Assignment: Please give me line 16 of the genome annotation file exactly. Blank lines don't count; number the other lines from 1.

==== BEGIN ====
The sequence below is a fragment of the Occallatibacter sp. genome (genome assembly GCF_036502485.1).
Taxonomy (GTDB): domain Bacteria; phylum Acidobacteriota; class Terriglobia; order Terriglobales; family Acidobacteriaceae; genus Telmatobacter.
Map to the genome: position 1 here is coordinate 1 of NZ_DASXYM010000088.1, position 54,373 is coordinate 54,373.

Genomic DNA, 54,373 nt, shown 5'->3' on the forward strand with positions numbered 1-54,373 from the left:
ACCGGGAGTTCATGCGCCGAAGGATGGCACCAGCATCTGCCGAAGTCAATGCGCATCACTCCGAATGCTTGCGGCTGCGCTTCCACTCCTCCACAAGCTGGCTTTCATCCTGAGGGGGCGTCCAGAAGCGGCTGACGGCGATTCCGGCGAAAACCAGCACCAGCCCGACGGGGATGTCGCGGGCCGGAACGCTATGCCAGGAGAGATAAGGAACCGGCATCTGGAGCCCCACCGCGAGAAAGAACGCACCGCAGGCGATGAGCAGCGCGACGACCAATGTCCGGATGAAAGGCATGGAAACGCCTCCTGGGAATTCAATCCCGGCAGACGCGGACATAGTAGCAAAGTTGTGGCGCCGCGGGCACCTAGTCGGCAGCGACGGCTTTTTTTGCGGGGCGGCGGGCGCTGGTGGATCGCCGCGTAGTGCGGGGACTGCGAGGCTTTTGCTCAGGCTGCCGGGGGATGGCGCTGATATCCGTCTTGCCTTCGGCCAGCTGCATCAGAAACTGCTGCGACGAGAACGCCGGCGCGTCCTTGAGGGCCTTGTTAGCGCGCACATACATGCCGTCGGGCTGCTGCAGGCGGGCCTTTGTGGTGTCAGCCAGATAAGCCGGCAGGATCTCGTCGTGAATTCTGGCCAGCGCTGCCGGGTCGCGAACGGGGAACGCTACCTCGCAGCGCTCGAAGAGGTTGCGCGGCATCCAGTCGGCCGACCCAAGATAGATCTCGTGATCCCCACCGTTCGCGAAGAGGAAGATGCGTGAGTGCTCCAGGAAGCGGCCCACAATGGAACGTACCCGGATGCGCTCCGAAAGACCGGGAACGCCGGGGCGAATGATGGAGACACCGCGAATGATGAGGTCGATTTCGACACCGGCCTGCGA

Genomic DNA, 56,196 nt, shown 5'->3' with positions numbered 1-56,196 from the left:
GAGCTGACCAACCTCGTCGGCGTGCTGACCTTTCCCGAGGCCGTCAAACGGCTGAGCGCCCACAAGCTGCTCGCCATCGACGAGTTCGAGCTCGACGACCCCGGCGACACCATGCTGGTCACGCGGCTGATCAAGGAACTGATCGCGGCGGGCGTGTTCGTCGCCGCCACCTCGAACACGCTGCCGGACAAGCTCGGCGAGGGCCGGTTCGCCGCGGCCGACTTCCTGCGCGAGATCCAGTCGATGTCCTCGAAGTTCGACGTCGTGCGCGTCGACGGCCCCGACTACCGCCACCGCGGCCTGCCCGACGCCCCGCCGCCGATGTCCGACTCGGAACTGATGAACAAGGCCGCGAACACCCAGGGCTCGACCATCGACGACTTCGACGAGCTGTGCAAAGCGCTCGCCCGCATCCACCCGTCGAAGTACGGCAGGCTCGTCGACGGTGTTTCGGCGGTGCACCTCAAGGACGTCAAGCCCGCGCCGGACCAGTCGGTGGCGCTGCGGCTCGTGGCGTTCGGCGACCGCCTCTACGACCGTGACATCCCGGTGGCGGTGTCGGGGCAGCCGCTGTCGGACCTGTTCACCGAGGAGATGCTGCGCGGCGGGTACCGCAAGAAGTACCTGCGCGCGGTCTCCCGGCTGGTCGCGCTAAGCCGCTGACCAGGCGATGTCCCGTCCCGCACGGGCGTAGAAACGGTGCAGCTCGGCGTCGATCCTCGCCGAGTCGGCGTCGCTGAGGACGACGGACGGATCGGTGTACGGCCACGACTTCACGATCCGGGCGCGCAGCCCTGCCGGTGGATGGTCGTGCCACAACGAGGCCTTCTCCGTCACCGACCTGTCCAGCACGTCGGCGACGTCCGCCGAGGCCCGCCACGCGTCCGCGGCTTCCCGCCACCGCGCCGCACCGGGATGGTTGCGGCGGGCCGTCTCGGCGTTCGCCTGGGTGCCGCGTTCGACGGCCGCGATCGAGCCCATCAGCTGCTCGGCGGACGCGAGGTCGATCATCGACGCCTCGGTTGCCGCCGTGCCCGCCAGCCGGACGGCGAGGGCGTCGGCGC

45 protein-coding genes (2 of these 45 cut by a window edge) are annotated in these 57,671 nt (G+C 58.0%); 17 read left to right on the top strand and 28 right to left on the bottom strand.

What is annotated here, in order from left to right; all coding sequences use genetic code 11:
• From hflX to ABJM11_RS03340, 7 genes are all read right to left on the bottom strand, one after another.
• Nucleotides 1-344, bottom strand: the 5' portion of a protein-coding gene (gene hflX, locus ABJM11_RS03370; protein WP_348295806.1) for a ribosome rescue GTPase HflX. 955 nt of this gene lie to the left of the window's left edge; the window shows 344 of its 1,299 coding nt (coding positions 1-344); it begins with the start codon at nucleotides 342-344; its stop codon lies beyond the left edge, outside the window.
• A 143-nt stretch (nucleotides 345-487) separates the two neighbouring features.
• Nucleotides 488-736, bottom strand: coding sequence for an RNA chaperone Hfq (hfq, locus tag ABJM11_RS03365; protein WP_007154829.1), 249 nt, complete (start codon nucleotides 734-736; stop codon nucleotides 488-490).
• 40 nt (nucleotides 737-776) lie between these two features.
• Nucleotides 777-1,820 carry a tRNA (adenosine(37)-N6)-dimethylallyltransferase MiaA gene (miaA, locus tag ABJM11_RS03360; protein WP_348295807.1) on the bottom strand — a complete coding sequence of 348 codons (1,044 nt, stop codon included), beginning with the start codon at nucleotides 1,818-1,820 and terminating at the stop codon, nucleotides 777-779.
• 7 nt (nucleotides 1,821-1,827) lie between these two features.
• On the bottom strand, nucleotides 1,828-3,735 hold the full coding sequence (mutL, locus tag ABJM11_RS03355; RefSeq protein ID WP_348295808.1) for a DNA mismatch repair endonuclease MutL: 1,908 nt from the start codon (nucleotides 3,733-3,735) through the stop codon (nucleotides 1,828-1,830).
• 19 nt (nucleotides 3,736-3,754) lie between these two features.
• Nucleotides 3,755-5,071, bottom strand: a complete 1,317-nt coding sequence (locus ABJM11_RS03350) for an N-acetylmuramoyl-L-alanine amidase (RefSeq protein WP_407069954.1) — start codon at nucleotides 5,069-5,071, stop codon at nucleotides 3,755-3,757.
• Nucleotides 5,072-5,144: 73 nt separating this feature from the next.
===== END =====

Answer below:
• 7 nt (nucleotides 1,821-1,827) lie between these two features.